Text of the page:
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Matthew Buckman
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A brilliant collection of data from performances over the last 100 years at The Metropolitan Opera demonstrates the decline in cultural relevancy in opera in the United States (illustrating patterns found throughout large, influential performing arts organizations in the U.S. more generally). A few highlights: 1. Median year of composition of works performed in 1910: 1870. 2. Median year of composition of works performed in 2014: 1870. No change in 104 years. 3. In 1910, 50% of all operas performed at The Met had been composed within the past 25 years. As perspective, to match that today, half of current programming would be composed since 1989 (the actual portion today is less than 5%). 4. In 1910, 80% of all operas performed at The Met had been composed within the past 50 years. Today, that means that most of their repertoire would be composed since 1964 (the actual current portion is also less than 5%). 5. The Met has only ever produced a single opera by a female composer. It was in 1903. If there was ever any doubt that opera as currently practiced is an inherently European art form that never evolved within American culture, check out the graph showing the percentage of American composers featured at The Met over the last 100 years. Or any of the other graphs, it's very sobering data, and our thanks to Suby Raman for putting it together. It's not too hard to figure out why more people in the U.S. don't go... Continue reading
Posted Oct 28, 2014 at Loose Filter Media
As the General and Artistic Director of a small regional opera company in Modesto, CA, I have watched the situation with San Diego Opera unfold with a combination of amazement and bitterness. I am amazed that a company that presents four productions annually with a $15 million budget and no debt would close down voluntarily, and I am bitter at the thought of the work our company could do for our community with a tiny fraction of that annual budget. But this decision, made at the urging of their senior management, has helped bring into focus something I think has been a widespread problem for some time now, one which harms the sustainability of many performing arts organizations: Artistic Entitlement. Many artists and arts leaders act as though the position or expertise they possess, as either a presenter or performer, entitles them to pursue an artistic program that is personally satisfying, without regard for the audience experience. This often manifests itself with the notion that as arts professionals, our expertise makes it our place to tell the audience what kind of experience they should want to have, based on the experience we want to have. What I find problematic about that perspective is that it privileges the desires of the presenter/performer above those of the audience, when in fact it should be the reverse. By prioritizing the needs of the presenter/performer over the audience, we provide an experience that is valuable only to people who have the same narrow interest,... Continue reading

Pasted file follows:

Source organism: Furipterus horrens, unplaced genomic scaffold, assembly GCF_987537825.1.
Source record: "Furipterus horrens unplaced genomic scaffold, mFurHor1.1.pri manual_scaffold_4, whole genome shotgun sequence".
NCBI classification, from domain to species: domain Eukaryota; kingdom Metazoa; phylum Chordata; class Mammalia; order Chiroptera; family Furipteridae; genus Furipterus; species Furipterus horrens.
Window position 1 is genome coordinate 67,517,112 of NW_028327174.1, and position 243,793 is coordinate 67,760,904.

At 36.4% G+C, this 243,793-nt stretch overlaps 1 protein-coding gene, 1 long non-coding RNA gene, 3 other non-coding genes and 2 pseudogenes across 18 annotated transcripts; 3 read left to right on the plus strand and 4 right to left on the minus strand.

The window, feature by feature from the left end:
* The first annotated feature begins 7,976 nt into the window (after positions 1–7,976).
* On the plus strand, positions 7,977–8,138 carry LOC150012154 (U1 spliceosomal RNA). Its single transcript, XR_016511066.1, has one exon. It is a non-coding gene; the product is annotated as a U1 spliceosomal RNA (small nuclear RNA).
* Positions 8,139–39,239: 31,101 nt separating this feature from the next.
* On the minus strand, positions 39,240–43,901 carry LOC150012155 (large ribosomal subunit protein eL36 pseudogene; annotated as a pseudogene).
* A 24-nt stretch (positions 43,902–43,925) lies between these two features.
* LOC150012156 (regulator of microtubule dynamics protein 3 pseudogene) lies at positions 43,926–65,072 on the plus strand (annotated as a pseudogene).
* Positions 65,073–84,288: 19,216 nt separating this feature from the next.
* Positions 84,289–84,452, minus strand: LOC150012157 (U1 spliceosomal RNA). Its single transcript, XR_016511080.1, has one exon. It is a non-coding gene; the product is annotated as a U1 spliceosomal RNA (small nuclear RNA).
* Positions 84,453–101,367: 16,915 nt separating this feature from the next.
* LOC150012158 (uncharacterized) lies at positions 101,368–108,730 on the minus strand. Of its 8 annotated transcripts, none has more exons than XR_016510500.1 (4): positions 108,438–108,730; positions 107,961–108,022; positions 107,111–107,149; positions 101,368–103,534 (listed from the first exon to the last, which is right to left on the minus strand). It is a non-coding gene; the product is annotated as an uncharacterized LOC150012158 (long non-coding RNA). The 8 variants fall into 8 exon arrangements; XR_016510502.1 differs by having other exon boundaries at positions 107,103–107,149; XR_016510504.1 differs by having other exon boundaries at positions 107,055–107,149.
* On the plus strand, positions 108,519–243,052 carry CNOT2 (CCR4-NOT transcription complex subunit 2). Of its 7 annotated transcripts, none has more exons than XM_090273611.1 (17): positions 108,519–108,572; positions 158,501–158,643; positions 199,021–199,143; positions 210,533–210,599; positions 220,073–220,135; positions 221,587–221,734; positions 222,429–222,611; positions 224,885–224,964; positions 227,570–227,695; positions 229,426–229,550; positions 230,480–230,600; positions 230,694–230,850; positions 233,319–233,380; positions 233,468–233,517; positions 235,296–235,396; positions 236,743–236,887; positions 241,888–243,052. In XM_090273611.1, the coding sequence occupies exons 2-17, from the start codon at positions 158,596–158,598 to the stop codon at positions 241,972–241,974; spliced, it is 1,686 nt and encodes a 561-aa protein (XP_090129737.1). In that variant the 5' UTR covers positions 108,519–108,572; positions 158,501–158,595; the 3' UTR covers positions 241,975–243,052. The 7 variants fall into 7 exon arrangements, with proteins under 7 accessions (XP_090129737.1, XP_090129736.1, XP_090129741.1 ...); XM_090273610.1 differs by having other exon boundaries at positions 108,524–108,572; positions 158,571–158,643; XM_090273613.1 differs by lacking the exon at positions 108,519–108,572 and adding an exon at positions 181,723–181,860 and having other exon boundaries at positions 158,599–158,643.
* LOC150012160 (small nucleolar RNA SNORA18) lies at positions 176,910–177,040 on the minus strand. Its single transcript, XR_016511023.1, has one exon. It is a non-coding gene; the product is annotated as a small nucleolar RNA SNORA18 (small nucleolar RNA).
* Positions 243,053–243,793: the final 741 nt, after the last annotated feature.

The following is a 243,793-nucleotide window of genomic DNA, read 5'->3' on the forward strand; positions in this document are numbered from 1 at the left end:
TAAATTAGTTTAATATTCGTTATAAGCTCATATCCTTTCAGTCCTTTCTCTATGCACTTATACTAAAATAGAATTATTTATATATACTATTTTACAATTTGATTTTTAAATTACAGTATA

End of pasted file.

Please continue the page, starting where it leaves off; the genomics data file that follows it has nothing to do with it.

Posted Apr 10, 2014 at Loose Filter Media
8.8% of all Americans attended a symphony orchestra concert in 2012. 2.7% attended the ballet. 2.1% attended the opera. The classical arts have a problem: not that many people are interested in what we do. While that may be difficult to hear, and many will refuse to acknowledge it, there is a tremendous amount of data from organizations like The National Endowment for the Arts and the Pew Research Center that tells us modern American audiences generally do not attend the opera, the symphony, the ballet, or any other “classical” or “high” art form. There are a multitude of reasons, which we will discuss in future writings, but ultimately very few 21st century Americans attend classical arts events. The economic pressure resulting from limited interest in, and support of, our art forms causes many arts organizations to labor over “audience development.” Significant resources, both human and financial, are expended attempting to build audience, to entice people into the concert hall, while ignoring the actual things that keep people away. “If only people would take the time to educate themselves about our art form and value it the same way we do, then they would better appreciate what we do and would come see a performance.” This mindset permeates arts organizations, leading to audience development initiatives that demand that new potential audience members experience the classical arts on our (narrow) terms, instead of providing an arts experience for them on their own terms. Instead, I believe we should try to build... Continue reading
Posted Apr 4, 2014 at Loose Filter Media
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Apr 3, 2014